Large rectangular salver

Large rectangular salver

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Large and impressive 20th century rectangular plain silver salver or tray in the Videau pattern, a pattern named after the famous Hugenot silversmith Ayme Videau working in the mid 18th century. The salver is mounted on four supports and has an applied, moulded border.

The usable surface of this silver tray is 490mm x 350mm (19" x 13¾")

The serving tray as we know it today is an evolution of the salver, which was a term used in England from the mid-seventeenth century to denote a flat tray without handles, usually made of silver. Some salver designs feature supporting feet - usually three or four.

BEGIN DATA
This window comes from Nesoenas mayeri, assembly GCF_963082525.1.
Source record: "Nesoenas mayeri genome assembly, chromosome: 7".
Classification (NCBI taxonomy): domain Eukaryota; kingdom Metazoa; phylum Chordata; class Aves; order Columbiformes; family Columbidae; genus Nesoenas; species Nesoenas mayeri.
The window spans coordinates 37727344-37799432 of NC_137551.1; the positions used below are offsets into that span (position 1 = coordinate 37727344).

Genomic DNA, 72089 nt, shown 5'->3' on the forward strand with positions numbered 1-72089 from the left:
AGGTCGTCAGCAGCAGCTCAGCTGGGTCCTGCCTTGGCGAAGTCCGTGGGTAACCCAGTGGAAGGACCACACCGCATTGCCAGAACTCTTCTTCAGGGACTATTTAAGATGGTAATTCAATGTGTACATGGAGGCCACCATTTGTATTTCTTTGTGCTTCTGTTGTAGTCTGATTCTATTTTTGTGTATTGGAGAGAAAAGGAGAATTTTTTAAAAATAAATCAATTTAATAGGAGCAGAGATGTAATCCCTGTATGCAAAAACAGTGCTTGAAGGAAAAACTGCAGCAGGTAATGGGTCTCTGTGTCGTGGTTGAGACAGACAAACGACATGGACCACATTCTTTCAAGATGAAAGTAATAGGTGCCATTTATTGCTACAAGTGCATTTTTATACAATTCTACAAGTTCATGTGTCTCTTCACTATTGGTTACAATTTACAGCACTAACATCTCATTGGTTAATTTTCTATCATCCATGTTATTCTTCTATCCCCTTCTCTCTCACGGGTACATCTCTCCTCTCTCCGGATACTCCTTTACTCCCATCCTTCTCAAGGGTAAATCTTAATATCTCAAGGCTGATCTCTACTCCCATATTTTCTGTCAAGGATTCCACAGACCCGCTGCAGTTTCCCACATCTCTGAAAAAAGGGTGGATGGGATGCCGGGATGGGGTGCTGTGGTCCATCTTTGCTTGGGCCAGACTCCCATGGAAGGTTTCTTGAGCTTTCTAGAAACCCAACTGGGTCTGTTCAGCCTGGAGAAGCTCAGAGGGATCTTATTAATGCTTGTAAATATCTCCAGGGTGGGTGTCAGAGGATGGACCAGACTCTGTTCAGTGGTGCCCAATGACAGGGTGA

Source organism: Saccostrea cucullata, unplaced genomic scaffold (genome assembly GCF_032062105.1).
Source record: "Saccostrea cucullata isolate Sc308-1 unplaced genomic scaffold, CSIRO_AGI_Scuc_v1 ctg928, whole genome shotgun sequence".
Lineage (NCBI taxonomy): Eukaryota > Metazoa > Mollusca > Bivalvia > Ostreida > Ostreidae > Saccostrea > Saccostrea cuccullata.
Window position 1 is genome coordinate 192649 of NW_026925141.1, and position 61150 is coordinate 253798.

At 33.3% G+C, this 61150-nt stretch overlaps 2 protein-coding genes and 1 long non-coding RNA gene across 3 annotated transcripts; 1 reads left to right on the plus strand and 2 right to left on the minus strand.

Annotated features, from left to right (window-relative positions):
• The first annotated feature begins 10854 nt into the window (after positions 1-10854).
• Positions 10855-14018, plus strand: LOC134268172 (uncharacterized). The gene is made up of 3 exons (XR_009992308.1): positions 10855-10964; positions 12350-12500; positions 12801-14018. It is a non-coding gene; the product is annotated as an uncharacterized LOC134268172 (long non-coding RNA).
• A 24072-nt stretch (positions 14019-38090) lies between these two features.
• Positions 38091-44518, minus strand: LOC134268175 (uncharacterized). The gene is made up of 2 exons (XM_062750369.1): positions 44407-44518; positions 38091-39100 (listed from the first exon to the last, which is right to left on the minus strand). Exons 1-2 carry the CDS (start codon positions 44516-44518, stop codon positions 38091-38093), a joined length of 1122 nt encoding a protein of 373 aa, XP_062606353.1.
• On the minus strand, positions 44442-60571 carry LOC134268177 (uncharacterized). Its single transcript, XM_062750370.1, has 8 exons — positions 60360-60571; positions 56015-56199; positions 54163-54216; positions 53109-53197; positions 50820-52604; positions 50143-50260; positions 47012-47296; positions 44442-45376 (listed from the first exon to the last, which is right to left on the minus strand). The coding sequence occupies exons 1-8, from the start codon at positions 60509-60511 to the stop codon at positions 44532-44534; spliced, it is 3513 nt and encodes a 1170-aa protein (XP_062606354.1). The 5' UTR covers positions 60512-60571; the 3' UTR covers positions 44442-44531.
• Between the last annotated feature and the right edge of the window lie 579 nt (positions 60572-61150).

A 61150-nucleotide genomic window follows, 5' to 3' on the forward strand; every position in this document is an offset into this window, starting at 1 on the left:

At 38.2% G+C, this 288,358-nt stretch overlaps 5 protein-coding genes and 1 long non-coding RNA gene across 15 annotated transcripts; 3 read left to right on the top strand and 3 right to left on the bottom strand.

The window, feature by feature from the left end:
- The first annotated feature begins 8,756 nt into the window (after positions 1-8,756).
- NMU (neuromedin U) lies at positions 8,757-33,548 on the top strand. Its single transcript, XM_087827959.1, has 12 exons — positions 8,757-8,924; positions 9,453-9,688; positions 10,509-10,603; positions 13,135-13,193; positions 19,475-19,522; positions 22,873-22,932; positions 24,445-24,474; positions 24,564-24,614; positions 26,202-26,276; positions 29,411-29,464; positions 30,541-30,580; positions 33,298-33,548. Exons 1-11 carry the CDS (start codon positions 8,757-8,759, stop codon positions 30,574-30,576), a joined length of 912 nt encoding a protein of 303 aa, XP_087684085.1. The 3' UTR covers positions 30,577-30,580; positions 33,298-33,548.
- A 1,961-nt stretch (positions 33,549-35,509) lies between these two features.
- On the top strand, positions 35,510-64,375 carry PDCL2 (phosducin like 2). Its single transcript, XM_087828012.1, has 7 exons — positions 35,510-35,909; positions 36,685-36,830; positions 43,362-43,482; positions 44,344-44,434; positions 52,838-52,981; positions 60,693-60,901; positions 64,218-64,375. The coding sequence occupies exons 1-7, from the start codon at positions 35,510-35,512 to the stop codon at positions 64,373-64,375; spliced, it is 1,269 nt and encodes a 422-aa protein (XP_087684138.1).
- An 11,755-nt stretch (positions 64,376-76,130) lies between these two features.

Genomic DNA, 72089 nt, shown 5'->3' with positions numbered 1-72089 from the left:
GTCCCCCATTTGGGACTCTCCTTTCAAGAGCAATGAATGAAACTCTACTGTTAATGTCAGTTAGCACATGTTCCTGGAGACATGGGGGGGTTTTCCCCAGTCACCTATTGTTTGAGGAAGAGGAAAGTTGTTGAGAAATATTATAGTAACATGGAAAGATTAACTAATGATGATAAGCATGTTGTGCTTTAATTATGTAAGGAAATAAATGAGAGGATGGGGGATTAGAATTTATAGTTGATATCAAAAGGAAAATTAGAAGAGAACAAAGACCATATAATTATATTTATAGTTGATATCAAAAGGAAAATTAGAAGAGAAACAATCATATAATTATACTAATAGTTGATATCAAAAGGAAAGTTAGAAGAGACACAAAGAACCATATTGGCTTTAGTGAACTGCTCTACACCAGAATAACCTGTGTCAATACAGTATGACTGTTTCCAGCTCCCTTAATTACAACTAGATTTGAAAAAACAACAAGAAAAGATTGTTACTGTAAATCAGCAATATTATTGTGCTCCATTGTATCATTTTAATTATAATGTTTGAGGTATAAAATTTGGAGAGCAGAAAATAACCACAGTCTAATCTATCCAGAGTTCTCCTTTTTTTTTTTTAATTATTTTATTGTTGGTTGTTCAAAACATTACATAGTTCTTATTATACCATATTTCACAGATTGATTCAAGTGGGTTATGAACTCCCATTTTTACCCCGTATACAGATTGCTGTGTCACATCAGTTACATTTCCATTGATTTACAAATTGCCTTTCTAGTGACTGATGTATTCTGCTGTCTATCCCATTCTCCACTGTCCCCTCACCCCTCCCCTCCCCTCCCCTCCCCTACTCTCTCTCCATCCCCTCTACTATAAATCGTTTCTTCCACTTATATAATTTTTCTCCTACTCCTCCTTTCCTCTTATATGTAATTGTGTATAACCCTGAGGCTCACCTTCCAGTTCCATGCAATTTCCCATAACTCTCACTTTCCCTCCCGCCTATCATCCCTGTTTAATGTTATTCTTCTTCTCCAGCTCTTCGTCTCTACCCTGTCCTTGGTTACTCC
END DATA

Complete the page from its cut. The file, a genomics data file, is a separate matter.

The word salver derives from the Latin salvare meaning to save. Originally, food or drink intended for royalty would be initially tasted by a servant for signs of poison before it reached the royal top table. Being served on the salver indicated that this process had taken place and the food and drink was now fit for a king.

Salvers later became commonplace in aristocratic and wealthy homes and Samuel Pepys is recorded as an owner of a salver, signifying his high social standing.


Width 355 mm / 14 "
Depth 415 mm / 16 "
Weight 3470 g (111.56 troy ozs)